Editor’s Note

Amb. Sujan R. Chinoy is Director General, Manohar Parrikar Institute for Defence Studies and Analyses, New Delhi. Click here for detailed profile [+]
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  • November 2021

    This year, Bangladesh is celebrating 50 years of the War of Liberation. The struggle for freedom, which started soon after the creation of Pakistan in 1947, culminated in signing the Instrument of Surrender on 16 December 1971. On that fateful day, Pakistan’s Gen. A.A.K. Niazi, along with 93,000 Pakistani forces, publicly surrendered to the joint forces or the Mitra Bahini that comprised the Indian Army and the Mukti Bahini. It was the largest military surrender after World War II. Bangladesh was born as an independent nation-state and reclaimed its identity. The birth of Bangladesh was a watershed moment, one that rocked the very foundation of the ideology that created Pakistan.

    The landmark event brought forth the unique political personality and extraordinary leadership of Sheikh Mujibur Rahman, popularly known as Bangabandhu, and several other leaders. The Bengali officers and soldiers of the East Bengal Regiment played a critical role in March 1971 when several battalions mutinied, following the crackdown by the Pakistani forces, and joined the War of Liberation.

    Upholding the spirit of the Liberation, the Indian Government, on the eve of Republic Day this year, honoured Syed Muazzem Ali, a freedom fighter and a former High Commissioner of Bangladesh to India, with the Padma Bhushan, and also conferred the Padma Shri on 70-year-old war veteran Col. Quazi Sajjad Ali Zahir. The War of Liberation is also the story of ordinary people and their courage and sacrifice in the face of atrocities perpetrated by the Pakistani establishment.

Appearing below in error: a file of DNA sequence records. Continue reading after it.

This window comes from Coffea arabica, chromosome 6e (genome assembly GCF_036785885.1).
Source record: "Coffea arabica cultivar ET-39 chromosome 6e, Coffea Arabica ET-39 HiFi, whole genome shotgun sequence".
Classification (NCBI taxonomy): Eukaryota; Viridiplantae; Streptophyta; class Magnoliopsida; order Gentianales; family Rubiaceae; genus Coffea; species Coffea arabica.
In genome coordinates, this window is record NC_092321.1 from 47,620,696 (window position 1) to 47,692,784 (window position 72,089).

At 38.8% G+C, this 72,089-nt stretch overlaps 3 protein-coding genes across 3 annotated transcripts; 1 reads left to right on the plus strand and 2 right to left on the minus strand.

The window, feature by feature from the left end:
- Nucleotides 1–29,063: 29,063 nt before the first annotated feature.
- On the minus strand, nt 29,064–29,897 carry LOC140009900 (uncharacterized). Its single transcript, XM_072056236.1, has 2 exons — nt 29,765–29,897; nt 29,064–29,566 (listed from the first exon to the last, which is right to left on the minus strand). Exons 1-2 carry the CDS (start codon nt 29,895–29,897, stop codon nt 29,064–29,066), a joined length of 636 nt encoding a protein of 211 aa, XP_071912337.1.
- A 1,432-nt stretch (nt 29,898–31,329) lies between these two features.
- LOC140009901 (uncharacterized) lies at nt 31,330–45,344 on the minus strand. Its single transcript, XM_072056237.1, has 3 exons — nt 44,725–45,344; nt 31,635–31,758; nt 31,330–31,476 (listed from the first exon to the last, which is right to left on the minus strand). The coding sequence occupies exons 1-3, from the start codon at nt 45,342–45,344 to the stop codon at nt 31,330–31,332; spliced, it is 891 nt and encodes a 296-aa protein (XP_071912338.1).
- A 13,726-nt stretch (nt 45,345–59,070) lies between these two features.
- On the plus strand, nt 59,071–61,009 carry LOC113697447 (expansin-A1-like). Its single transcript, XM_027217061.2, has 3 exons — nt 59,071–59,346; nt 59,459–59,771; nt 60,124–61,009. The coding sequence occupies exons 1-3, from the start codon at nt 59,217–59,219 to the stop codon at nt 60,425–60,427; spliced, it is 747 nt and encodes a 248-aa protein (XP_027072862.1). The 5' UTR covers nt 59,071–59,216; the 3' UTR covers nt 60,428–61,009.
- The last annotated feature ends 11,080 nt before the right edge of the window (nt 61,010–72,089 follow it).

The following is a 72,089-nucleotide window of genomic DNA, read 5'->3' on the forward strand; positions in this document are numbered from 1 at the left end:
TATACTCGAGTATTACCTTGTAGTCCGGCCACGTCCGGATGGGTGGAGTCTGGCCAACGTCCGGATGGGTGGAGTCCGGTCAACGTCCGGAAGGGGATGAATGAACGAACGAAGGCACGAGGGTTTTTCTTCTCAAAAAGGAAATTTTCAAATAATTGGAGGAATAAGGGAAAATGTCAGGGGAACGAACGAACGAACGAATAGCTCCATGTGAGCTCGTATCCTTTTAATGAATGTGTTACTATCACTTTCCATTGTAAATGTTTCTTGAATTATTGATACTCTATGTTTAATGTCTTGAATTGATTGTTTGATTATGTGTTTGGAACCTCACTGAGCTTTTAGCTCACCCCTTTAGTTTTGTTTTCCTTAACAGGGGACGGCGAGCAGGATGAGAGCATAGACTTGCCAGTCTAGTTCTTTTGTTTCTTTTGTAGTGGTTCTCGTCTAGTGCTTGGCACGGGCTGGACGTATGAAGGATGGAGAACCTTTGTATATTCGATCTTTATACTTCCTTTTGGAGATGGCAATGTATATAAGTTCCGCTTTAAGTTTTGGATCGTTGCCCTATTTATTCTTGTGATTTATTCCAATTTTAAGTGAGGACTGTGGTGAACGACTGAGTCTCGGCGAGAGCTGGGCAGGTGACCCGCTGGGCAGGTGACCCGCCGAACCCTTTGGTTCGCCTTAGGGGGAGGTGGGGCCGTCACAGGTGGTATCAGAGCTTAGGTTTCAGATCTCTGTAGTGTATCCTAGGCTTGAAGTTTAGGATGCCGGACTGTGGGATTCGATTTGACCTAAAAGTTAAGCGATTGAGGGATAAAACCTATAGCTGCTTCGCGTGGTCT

The events of 1971 will remain forever etched in the collective memory of the people of both Bangladesh and India. The war cry of Joy Bangla set the people of Bangladesh on to a new path, to fulfil their destiny. As Bangladesh commemorates the Liberation that began with the Declaration of Independence on 26 March 1971, it is only fitting that we recall those tumultuous times and look to the future of India-Bangladesh relations with hope, expectation and a deep sense of commitment towards one another.

    This special issue captures Bangladesh’s liberation through first-hand accounts by those who witnessed the unfolding of events and includes several perspectives by well-known political observers.

    Sujan R. Chinoy

    Editor and Director General, MP-IDSA